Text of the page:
From the docs:
virtualenvis a tool to create isolated Python environments.
The basic problem being addressed is one of dependencies and versions, and indirectly permissions. Imagine you have an application that needs version 1 of LibFoo, but another application requires version 2. How can you use both these applications? If you install everything into
/usr/lib/python2.7/site-packages(or whatever your platform’s standard location is), it’s easy to end up in a situation where you unintentionally upgrade an application that shouldn’t be upgraded.
Or more generally, what if you want to install an application and leave it be? If an application works, any change in its libraries or the versions of those libraries can break the application.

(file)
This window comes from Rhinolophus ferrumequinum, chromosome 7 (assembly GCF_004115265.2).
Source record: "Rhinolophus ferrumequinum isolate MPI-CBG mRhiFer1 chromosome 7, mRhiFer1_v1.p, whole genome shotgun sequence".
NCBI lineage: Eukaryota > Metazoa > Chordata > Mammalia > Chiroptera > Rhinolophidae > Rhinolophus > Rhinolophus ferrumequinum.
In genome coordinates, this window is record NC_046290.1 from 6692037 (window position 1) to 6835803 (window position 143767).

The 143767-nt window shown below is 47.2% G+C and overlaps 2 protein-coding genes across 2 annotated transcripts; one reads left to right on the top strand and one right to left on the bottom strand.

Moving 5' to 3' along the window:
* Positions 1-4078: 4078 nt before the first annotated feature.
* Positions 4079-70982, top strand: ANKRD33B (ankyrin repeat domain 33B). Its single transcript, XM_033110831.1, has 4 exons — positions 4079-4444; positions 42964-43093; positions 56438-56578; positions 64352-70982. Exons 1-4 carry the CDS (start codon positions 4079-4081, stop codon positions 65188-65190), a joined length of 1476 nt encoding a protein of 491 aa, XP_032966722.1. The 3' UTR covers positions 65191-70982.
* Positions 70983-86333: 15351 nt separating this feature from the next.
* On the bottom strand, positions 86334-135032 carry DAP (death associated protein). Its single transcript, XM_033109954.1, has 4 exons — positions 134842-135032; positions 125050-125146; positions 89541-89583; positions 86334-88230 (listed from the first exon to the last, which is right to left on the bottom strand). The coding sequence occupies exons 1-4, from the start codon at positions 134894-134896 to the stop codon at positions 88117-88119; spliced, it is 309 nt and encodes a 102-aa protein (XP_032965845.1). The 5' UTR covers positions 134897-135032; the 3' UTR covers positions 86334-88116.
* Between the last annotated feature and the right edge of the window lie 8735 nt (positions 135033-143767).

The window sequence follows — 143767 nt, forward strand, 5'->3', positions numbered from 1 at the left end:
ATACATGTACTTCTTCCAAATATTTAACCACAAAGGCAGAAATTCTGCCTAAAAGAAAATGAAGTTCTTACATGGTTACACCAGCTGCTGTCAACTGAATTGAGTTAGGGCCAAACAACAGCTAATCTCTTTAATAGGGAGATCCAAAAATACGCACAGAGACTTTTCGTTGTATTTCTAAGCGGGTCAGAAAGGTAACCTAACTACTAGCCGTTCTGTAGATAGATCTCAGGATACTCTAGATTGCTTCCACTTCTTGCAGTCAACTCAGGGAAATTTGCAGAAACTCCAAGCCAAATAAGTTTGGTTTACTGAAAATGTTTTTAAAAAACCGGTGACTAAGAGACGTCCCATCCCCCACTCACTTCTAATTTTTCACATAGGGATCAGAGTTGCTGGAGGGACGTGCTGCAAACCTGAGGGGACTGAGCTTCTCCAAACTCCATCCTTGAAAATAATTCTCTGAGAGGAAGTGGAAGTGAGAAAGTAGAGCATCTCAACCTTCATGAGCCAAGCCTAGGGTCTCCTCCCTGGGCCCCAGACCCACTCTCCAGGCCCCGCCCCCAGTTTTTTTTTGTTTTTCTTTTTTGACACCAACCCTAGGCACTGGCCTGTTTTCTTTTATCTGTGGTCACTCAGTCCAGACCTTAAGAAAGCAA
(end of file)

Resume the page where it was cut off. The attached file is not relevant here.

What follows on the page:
Also, what if you can’t install packages into the global
site-packagesdirectory? For instance, on a shared host.
In all these cases,
virtualenvcan help you. It creates an environment that has its own installation directories, that doesn’t share libraries with other virtualenv environments (and optionally doesn’t access the globally installed libraries either).